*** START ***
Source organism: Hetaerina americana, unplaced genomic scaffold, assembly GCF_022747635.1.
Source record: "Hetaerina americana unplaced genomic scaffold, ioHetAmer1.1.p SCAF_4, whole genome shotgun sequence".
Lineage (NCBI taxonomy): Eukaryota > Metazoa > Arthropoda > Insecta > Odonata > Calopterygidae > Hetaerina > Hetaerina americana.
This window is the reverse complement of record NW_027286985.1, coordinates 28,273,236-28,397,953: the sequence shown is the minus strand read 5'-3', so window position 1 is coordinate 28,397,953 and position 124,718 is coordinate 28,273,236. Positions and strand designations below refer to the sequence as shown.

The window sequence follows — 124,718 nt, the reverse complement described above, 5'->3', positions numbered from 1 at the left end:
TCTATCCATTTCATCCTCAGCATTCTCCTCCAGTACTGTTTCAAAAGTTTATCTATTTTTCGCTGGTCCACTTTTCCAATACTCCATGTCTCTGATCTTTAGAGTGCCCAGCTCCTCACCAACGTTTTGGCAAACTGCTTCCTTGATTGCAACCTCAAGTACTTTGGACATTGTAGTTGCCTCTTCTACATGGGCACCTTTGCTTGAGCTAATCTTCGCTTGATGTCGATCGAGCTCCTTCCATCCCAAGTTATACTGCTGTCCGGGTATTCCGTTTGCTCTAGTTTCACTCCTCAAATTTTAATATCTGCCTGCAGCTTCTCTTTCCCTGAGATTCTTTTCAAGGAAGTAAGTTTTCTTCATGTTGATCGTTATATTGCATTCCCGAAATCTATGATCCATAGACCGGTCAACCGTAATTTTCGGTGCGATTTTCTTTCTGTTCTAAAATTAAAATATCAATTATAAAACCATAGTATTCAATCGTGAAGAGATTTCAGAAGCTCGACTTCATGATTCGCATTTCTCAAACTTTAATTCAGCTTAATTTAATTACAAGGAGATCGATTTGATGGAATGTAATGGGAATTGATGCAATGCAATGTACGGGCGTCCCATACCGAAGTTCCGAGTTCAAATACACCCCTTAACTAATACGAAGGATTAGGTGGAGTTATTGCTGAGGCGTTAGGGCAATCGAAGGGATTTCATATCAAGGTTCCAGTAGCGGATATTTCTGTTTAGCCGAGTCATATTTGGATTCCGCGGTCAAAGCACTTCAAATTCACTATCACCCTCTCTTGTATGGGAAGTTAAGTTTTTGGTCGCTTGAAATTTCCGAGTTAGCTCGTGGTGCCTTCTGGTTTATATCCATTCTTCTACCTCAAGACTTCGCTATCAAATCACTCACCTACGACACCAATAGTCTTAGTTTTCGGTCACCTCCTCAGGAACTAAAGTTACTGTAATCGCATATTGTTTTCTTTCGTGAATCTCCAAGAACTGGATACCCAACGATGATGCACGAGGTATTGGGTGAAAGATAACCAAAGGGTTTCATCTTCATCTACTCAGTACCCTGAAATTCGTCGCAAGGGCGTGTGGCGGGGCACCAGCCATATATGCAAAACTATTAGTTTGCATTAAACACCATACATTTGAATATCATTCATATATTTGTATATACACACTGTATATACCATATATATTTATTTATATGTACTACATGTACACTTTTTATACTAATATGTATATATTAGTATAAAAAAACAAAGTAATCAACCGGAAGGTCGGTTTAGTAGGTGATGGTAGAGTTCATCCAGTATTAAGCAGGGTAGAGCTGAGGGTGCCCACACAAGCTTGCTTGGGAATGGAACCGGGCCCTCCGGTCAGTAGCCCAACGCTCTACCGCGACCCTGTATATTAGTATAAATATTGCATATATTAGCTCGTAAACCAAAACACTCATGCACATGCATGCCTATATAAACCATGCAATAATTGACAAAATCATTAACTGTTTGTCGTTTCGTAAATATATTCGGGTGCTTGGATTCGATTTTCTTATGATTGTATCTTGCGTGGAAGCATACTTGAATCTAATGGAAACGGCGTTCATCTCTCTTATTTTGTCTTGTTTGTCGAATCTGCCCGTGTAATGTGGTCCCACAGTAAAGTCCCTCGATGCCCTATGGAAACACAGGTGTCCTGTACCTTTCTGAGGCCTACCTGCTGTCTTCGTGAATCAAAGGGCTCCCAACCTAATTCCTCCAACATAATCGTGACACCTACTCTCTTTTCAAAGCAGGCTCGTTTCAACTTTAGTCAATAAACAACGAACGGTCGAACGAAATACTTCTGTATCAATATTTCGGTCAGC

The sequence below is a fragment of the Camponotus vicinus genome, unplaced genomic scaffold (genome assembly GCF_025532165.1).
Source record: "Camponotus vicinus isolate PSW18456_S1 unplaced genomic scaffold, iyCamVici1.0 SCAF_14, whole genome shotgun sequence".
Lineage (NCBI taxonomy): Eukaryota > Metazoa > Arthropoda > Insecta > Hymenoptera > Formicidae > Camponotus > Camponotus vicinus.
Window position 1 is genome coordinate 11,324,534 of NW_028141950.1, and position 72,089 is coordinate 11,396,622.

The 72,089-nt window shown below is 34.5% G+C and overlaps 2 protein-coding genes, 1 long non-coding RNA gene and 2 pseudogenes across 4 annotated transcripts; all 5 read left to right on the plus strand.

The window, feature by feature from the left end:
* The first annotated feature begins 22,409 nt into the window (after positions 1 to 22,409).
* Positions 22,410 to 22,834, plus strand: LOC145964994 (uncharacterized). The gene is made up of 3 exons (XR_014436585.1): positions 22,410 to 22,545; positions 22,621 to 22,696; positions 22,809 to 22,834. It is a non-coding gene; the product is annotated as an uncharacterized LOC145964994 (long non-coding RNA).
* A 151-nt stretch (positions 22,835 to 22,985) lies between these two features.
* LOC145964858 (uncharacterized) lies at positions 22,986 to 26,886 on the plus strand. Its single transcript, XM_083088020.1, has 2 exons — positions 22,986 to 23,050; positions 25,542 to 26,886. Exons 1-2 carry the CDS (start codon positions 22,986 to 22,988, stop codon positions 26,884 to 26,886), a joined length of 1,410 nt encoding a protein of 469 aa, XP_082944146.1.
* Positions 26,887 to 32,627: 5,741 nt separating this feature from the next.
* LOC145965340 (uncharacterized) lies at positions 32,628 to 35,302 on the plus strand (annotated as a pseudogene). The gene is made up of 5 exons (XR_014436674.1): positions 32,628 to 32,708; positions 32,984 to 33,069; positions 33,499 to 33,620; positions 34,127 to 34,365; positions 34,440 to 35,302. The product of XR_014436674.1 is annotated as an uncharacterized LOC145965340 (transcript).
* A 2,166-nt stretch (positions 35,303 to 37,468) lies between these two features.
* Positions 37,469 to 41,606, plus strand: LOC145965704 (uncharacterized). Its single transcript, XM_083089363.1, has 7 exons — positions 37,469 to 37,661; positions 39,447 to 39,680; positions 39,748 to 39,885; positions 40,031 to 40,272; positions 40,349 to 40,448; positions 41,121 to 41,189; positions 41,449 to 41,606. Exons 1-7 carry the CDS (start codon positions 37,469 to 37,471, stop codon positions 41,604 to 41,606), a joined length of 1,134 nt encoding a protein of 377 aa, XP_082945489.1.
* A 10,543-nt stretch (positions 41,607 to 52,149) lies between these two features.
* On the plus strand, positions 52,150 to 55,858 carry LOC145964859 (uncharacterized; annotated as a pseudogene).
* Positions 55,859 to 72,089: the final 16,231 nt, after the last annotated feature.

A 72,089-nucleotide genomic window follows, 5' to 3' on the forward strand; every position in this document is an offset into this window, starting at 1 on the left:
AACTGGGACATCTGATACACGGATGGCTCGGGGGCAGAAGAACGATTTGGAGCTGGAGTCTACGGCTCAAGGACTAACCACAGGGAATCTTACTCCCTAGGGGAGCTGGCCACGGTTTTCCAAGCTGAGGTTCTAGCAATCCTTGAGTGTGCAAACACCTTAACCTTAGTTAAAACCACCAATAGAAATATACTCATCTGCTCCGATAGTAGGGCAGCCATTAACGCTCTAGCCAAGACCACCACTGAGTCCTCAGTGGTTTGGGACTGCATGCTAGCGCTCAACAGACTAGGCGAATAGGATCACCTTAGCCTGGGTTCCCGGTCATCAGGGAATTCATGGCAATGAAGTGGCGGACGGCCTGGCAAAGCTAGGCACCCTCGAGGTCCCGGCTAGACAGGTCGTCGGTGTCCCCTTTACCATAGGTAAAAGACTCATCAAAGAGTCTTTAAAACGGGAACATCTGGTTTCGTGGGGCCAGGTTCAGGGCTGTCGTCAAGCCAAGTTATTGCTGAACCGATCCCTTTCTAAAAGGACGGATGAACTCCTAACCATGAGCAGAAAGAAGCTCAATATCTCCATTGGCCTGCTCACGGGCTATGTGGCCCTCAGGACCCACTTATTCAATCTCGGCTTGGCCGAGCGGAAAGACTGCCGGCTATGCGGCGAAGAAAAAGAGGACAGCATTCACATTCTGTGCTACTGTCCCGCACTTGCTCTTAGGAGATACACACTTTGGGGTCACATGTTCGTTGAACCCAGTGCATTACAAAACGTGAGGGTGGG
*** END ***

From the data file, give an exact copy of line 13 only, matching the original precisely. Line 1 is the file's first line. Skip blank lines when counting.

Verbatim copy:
* The first annotated feature begins 22,409 nt into the window (after positions 1 to 22,409).